American Educator, Professor of Religion and Gerontology at USC
The secular or freethinking humanist looks into the self for guidance; response to need comes from deep human feelings of compassion, concern for others, and a desire to help. The freethinker is not motivated by a divine command to act, but rather by personal humanistic response to pain, loneliness, hunger, and homelessness. Benevolent actions are not accompanied by a need to convert or indoctrinate, but rather flow from deep human wellsprings of empathy and a desire to improve the condition of the world.
Throughout human history, progress has come through the men and women who dared to challenge the precepts and dogmas that curtailed freedoms. Freethinking (which includes skepticism, rationalism, unbelief, atheism, agnosticism, humanism and so forth) has made great and lasting contributions to human freedom, human rights, and human equality.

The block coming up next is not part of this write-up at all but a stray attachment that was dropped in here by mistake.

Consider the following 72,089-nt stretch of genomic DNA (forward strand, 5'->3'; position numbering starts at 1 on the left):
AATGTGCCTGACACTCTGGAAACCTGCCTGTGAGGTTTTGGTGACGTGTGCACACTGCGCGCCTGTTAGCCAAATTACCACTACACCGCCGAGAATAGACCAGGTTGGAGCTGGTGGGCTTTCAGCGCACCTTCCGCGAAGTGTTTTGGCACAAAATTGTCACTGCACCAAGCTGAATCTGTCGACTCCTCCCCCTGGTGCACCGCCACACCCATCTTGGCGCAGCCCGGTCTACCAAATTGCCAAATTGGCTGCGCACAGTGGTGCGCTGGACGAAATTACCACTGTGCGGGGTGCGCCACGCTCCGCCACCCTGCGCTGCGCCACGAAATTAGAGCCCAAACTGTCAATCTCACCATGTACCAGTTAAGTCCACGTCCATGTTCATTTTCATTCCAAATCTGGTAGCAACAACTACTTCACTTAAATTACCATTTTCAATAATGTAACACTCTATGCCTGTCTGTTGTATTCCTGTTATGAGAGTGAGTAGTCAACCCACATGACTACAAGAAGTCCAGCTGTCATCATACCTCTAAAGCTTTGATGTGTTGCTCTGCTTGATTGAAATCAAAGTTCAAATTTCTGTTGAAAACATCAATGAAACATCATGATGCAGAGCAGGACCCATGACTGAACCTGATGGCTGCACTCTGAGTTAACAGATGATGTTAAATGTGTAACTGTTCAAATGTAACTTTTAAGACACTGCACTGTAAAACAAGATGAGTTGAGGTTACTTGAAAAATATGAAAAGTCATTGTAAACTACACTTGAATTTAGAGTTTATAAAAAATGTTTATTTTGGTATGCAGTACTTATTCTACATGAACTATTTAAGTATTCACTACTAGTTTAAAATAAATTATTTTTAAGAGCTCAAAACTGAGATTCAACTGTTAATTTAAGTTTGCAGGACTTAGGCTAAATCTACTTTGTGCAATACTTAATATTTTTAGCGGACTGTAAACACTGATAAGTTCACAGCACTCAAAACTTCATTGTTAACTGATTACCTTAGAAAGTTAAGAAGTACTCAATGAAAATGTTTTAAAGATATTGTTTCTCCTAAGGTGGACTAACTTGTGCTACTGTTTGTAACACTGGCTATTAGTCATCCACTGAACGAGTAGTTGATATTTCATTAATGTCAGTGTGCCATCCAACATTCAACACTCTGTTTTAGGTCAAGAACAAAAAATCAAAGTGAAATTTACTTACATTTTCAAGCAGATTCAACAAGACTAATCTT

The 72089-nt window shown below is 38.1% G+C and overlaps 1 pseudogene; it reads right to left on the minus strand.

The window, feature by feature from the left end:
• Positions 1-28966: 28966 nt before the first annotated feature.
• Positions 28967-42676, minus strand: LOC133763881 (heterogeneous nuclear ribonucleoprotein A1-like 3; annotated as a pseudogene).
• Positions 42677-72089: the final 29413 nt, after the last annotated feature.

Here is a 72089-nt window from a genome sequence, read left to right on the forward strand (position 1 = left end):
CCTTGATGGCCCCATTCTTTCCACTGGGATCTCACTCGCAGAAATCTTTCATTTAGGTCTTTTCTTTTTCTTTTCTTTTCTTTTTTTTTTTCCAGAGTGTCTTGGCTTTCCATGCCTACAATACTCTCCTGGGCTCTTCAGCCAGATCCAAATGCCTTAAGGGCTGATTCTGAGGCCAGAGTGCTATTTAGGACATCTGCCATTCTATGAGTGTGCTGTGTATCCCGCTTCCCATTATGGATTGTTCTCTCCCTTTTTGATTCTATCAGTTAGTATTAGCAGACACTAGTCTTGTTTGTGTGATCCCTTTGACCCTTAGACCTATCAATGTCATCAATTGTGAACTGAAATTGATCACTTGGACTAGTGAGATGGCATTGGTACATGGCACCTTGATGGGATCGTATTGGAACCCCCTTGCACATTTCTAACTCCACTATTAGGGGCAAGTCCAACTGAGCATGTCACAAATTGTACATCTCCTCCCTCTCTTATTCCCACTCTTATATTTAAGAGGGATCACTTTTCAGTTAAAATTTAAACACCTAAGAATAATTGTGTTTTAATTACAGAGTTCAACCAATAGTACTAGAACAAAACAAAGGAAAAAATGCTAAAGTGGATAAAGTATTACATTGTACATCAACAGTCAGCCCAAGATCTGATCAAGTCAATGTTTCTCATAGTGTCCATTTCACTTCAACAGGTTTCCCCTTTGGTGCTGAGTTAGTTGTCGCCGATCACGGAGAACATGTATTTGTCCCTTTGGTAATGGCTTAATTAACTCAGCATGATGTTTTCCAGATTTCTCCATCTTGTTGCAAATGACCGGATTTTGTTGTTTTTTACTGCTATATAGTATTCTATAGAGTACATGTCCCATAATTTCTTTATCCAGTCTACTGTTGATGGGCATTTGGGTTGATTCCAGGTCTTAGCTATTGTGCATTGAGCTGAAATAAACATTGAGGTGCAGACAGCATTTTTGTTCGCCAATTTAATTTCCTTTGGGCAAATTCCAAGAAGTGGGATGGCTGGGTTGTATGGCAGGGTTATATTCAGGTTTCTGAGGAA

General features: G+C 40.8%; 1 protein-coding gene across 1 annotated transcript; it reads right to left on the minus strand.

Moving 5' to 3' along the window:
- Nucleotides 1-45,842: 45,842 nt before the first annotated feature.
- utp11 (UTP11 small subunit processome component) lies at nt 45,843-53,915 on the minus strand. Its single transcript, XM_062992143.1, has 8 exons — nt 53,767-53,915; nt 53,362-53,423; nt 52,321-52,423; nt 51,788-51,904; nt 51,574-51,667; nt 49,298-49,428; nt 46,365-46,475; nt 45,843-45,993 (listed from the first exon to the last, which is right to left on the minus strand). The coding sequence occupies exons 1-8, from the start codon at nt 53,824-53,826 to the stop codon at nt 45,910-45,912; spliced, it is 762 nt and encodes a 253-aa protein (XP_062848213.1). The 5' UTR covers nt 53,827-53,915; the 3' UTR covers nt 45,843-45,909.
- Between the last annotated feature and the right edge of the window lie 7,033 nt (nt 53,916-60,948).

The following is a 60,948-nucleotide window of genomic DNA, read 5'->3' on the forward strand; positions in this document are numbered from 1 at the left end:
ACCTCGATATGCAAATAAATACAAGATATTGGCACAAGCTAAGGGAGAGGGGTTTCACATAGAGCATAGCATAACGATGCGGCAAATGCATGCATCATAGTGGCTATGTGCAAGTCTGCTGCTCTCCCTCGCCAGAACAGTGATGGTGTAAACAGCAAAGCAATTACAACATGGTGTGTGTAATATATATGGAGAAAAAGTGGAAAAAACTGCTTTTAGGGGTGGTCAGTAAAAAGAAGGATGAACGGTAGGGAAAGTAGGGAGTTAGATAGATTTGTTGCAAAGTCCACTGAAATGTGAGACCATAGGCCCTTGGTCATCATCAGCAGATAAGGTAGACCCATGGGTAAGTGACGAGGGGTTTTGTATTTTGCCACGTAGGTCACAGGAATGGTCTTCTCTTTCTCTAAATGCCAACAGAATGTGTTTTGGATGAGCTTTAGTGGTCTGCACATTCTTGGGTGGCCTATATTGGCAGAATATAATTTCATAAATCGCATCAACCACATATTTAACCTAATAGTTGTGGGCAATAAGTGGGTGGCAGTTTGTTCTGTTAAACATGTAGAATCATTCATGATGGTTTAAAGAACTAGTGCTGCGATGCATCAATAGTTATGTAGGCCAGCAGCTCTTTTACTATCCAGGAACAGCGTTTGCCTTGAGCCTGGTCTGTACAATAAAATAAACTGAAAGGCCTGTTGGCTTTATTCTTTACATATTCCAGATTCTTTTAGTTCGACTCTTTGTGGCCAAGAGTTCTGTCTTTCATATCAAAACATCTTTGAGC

The answer to [our social problems] lies in democratic free thought where ideas may be generated, challenged, and accepted or rejected on the basis of scientific examination and verification, and evaluated on the basis of the highest human values that emerge from the developing society.
Each generation leaves its own mark on the sands of time. It is always a tragedy when a new generation accepts as final what has been done in the past, thus denying itself the right to explore and develop new paths, new insights, and new responses to life and living.
As a professional educator, I have long been troubled by the many students who enter university without ever having been educationally challenged to engage in critical thinking - in fact, they seem afraid to do so.
As we have seen over and over again, whenever church and state enter into partnership, human freedom is restricted, intellectual growth is stifled, and education is formalized and routinized to exclude and smother innovation and creativity.